It is not known what John Hillcoat was doing during the first couple of years in New South Wales but on 23 August 1862 the following advertisement appears in the Maitland newspaper - MUSIC— Vocal and Instrumental—for Sale J W HILLCOAT, Devonshire street, W Maitland. John had now established a new career.
A subsequent advertisement in December provided additional information:
Over the months the business expanded as this advertisement in January 1863 shows:
Notices for John's music business regularly appeared until this advertisement appeared:
in the Shop lately occupied by Mr. J. W. Hillcoat.
The family was on the move again, this time to Gympie in Queensland. Gympie was experiencing a goldrush and articles in Trove from September 1868 show that John William Hillcoat was supervisor at Trelkeld's where they were crushing ore from a number of reefs. By January 1871 he was manager of Hope Machine at Black Creek. In a letter to the newspaper concerning information provided in a previous article John wrote - 'I am erecting a plain cottage of three bedrooms and a sitting room, just large enough to contain my family (eleven in all), having no pretension in any way to an architectural elegance, and at the very smallest possible outlay'.
The money that John Hillcoat now earned allowed him to purchase two properties in the Gympie area - Ashley and Wodonga. He now returned to farming and the land was passed on to family members. John had some success showing cattle from his property at the Gympie Agricultural and Pastoral Society Annual Exhibitions. John William Hillcoat appears to have made two other trips back to England, returning to Australia in 1874 and 1886.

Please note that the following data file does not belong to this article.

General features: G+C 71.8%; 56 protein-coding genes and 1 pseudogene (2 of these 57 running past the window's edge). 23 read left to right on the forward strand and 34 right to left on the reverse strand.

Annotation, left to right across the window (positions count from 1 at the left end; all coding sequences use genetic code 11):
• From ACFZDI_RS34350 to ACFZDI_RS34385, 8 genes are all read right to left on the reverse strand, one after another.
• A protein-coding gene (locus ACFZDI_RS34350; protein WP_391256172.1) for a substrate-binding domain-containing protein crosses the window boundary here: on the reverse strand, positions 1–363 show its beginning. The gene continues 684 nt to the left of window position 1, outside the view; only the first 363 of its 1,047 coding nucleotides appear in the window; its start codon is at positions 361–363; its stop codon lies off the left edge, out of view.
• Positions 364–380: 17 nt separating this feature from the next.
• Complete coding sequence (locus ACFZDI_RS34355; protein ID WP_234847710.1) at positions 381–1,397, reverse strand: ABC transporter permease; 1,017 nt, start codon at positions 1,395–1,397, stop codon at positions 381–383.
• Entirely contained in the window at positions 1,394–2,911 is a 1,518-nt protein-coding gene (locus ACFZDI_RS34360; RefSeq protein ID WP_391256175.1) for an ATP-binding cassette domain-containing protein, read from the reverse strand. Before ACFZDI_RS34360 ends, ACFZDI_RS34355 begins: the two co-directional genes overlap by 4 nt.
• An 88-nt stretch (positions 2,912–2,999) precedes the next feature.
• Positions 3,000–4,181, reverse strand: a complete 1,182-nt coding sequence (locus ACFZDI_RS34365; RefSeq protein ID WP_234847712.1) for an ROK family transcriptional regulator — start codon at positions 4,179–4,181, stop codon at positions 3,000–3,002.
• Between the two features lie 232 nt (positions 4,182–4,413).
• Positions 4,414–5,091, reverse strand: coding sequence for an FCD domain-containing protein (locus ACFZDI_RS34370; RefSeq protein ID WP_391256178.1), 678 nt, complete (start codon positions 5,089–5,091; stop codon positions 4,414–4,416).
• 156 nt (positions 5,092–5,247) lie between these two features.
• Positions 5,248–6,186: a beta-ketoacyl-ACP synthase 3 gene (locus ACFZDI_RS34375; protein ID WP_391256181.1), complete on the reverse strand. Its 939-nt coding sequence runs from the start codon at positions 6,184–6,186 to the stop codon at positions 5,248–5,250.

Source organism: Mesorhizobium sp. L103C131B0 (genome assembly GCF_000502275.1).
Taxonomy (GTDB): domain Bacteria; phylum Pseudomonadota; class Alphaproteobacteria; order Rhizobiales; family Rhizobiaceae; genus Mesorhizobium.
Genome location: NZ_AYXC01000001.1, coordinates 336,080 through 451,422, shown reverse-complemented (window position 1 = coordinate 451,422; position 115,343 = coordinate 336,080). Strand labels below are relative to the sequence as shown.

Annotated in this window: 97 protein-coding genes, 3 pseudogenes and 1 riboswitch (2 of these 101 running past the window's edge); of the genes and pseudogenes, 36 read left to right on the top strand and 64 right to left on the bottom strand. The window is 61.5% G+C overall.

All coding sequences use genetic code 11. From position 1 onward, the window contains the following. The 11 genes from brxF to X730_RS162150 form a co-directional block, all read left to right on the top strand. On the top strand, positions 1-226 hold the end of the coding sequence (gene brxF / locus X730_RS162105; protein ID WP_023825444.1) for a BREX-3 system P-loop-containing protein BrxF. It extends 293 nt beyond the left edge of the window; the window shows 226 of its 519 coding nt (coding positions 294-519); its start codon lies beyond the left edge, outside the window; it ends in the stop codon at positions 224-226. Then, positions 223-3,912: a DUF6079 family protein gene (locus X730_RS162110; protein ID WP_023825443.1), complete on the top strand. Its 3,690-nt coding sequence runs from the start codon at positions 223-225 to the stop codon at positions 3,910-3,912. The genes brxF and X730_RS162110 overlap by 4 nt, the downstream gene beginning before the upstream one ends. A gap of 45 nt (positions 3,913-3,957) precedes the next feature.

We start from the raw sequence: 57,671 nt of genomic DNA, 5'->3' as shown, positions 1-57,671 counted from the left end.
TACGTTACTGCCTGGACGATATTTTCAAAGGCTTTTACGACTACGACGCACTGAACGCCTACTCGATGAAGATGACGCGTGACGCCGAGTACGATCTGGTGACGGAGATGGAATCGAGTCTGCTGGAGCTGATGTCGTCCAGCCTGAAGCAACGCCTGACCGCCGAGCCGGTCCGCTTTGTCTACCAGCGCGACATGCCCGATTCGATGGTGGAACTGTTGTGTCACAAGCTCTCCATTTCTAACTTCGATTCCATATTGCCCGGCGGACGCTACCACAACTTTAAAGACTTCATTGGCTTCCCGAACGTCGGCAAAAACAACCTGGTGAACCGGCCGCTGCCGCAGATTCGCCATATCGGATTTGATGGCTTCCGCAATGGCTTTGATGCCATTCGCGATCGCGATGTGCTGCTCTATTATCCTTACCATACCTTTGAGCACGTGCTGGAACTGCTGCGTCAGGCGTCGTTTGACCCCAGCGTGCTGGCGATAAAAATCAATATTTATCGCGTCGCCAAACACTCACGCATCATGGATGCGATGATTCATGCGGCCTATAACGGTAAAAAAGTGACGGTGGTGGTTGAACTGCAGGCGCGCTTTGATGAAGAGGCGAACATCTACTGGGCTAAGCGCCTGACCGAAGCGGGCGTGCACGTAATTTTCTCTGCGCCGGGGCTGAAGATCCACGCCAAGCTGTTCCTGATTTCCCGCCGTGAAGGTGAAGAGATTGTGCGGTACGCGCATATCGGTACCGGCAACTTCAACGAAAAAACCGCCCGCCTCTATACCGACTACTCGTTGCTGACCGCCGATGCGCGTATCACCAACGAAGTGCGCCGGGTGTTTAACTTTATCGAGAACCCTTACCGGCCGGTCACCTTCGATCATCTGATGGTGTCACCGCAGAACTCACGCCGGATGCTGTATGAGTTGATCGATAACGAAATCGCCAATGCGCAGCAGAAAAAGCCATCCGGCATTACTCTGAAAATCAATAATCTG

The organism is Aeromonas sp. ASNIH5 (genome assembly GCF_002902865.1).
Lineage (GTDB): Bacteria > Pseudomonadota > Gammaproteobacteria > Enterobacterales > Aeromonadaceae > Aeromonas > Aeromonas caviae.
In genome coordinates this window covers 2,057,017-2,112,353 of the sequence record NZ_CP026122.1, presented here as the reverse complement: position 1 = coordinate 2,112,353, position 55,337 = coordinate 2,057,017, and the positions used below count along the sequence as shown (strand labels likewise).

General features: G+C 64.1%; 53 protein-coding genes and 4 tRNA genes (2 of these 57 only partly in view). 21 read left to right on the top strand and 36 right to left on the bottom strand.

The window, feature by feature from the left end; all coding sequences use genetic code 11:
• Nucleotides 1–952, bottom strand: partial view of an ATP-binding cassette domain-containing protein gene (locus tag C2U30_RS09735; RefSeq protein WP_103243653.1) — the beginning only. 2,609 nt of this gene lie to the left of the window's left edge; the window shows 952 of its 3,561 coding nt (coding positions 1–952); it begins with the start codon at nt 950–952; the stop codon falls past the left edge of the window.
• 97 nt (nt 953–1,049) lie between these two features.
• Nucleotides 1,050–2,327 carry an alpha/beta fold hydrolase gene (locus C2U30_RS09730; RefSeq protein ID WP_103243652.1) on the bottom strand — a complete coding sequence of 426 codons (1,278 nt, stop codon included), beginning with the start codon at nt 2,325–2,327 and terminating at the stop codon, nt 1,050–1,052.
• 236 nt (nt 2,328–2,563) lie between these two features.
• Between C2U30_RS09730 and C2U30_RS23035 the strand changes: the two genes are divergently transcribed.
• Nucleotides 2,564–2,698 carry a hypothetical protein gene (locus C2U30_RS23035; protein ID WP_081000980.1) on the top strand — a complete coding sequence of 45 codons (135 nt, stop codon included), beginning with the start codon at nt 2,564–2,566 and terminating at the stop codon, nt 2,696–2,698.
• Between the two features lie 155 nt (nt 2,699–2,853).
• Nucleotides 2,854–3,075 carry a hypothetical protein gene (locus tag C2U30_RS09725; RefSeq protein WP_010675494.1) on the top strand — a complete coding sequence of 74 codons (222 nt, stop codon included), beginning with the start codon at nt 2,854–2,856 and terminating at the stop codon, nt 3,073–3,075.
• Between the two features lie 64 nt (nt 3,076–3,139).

Eventually John and Catherine moved to Sydney to live in a house named Ormah. John William Hillcoat died on 17 February 1907 and was buried at Gore Hill Cemetery the following day.
John William Hillcoat was my great (x2) grandfather.
John William Hillcoat - Gympie
LATEST FROM GYMPIE
Threlkeld's quartz crushing machine is now ready to commence operations, but the first crushing has been postponed to Monday next. Through the courtesy of Mr Hillcoat, the superintendent, I am in a position to give you some particulars concerning the establishment, which I took an opportunity of inspecting this morning. The site is admirably chosen at a convenient part of the first pocket, scarcely a mile from the Post Office and just beyond the Chinese camp. The Victoria, Golden Currie, and Boulton reefs run directly towards it to the south. There are ten stampers, and the engine is of eight horse power nominal, the whole machinery being from the foundries of Messrs P N Russell and Co, in Sydney. Steam was got up for a trial on Monday and Tuesday last, and everything worked most satisfactorily, no jarring or vibration of any kind being perceptible. The tank is fed by a pump worked by the engine, and the first well, thirty three feet deep, is forty feet below. The pipes pass from the base of this well through a tunnel 4 feet 6 inches in height, and 3 feet 6 inches in width. At distances of forty feet from well No 1 down to the river bank, are other slabbed wells or shafts, to enable the pipes to be periodically examined and repaired with facility, whenever necessary. The tunnel is very well constructed, having set props every four feet from the main well at the river side to the first well at the lower shed. Taking a glance at the whole premises, it is at once palpable that all the works are completed throughout in the most substantial manner. The engineer's laboratory is in the enclosed yard, and that department is under the supervision of Mr Bennett, of Sydney. It has been questioned whether the onging is sufficiently powerful to efficiently work the ten stampers and the pump simultaneously .There is, however, little doubt that it will perform the double duty satisfactorily, as three men turning the pump wheel with wooden spokes not regularly fitted to, are able to send the water in large quantities to the tank.